Finally, Hypertech has released a Power Programmer III for Dodge truck applications. It's
When we first heard of Hypertech's Power Programmer III (PPIII) a few years ago, we thought, "cool idea!" The ability to customize the programming of a vehicle's stock computer without having to change the ECU or use multiple aftermarket chips to meet varying performance requirements held great appeal. Unfortunately, the PPIII was only available for GM applications at that time. When Hypertech released a version for Ford applications, we started to feel a bit . . . well . . . put out. On the plus side, Hypertech heard our groanings, and just last year the company finally created a PPIII designed for Dodge vehicles.
As most of you are probably aware (and as we discussed in our February issue), there are a host of aftermarket performance chips available for Dodge trucks. The idea behind these chips is to remap engine timing events and fuel ratios based on various conditions, such as load, fuel octane, operating temperatures, emissions, and so on, in order to negate the stock computer's built-in performance limitations. ECU programming via replacement or "piggy-back" chips can boost horsepower and torque in a stock vehicle, and is highly recommended for modified engines in order to take full advantage of upgrades made to the cooling, intake, and exhaust systems.
One disadvantage of the "replacement chip" is that most have only one program. You purchase the chip for your specific application, and there are no additional adjustments available. If you want to change your octane rating or rev limiter, you must buy another chip. The Hypertech PPIII, on the other hand, allows the user to adjust a handful of operating parameters on an as-needed basis (87 or 93 octane, rev limiter, top speed) and revert back to the stock programming in case he or she needs to take the vehicle to the dealer for diagnostic work.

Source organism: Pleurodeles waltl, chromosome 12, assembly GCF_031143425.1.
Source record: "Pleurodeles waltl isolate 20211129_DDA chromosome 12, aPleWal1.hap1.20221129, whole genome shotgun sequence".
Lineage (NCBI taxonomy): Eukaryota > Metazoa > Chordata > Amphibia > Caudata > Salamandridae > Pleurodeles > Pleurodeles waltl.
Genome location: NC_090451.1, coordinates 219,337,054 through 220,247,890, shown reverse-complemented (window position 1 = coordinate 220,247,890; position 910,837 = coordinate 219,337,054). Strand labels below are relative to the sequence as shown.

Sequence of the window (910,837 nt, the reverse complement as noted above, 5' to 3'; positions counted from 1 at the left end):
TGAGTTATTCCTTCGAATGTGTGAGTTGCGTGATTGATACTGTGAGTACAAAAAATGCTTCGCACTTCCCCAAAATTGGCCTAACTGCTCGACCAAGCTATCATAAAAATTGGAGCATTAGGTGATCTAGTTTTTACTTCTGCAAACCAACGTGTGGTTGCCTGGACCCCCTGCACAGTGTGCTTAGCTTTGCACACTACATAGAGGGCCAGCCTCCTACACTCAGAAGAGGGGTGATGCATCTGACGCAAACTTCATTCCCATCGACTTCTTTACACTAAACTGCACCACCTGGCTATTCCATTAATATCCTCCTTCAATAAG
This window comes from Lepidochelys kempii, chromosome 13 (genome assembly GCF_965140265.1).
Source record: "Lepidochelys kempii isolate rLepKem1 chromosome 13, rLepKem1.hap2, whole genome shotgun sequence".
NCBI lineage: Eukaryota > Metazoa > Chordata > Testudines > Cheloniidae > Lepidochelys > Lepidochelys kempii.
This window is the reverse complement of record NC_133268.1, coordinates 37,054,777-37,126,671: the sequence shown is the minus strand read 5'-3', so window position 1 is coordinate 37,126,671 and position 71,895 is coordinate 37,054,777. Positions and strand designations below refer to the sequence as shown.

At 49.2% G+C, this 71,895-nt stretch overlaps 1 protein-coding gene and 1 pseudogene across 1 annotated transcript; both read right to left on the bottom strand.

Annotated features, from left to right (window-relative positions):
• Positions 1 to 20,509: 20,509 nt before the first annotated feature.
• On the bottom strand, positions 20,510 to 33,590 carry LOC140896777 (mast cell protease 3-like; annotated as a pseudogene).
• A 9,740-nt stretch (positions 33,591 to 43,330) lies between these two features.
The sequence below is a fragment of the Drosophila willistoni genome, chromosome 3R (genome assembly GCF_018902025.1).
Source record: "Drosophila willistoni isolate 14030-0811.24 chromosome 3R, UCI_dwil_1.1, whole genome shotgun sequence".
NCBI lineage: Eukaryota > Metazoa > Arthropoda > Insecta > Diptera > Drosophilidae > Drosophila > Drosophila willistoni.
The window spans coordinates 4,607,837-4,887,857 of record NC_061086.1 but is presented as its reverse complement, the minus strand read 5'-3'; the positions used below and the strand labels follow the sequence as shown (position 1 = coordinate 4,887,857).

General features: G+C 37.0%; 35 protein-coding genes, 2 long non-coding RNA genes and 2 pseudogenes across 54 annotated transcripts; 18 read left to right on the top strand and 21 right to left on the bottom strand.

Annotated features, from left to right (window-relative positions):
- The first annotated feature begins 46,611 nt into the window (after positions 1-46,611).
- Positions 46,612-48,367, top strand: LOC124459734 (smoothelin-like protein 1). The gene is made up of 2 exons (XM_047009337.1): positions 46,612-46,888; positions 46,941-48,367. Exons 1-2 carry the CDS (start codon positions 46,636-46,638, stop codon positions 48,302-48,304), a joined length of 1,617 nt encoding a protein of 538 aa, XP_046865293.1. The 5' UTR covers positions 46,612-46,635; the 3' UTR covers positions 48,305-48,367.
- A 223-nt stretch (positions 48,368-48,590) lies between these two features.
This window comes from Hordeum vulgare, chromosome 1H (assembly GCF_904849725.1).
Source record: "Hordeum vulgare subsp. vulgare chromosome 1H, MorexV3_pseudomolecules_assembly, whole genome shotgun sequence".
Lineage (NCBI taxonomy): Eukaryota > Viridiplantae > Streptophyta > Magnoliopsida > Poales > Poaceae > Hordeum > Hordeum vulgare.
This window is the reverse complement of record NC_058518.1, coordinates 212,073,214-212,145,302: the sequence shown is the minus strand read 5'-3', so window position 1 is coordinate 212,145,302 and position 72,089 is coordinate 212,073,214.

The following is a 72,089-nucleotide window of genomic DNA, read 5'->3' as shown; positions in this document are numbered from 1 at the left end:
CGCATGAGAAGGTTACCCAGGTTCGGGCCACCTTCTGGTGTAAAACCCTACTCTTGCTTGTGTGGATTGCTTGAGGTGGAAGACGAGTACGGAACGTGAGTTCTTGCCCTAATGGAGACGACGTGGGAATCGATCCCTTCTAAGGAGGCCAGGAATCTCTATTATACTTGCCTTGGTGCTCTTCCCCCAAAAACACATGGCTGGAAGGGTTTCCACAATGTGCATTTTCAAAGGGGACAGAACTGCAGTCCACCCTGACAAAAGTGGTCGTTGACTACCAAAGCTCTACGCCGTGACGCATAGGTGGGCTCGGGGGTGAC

Another benefit of the PPIII is that it's simple to operate. Installation is no more challenging than plugging the unit into the diagnostic port located at the bottom of the dashpanel. Programming your truck's computer involves answering a series of "yes" or "no" questions that you input via the PPIII's control box. That's all there is to it.
You order a PPIII based on your truck's model, year, engine, and transmission, as well as the number on your ECU (a label found on the module). Programming begins with the PPIII recognizing and downloading your stock computer programming into the control box. Once done, the PPIII will take you through a series of questions regarding your preferred octane level, top rpm limit, and top speed (tire rating). You can leave some stock settings and change others depending on the performance you want to achieve. Once you've made your selections, the PPIII will overwrite the stock computer with the new programming parameters you've chosen. Now your truck has optimal ignition timing and air:fuel ratio to squeeze out that extra horsepower and torque. When you wish to change the programming or revert back to the stock settings, it's a simple matter of plugging in the PPIII and going through the process again.
The PPIII is available for '97-'01 Dodge trucks (Ram, Dakota, Durango) with 5.2- or 5.9-liter engines.
You don't have to turn a single wrench or screwdriver to gain horsepower and torque. The P
A programming booklet comes with the PPIII. The directions are easy to follow, but be sure
Although each PPIII is designed for specific model year, engine, transmission, and compute
Rather than divine the actual benefits of the PPIII by the seat of our pants, we wanted to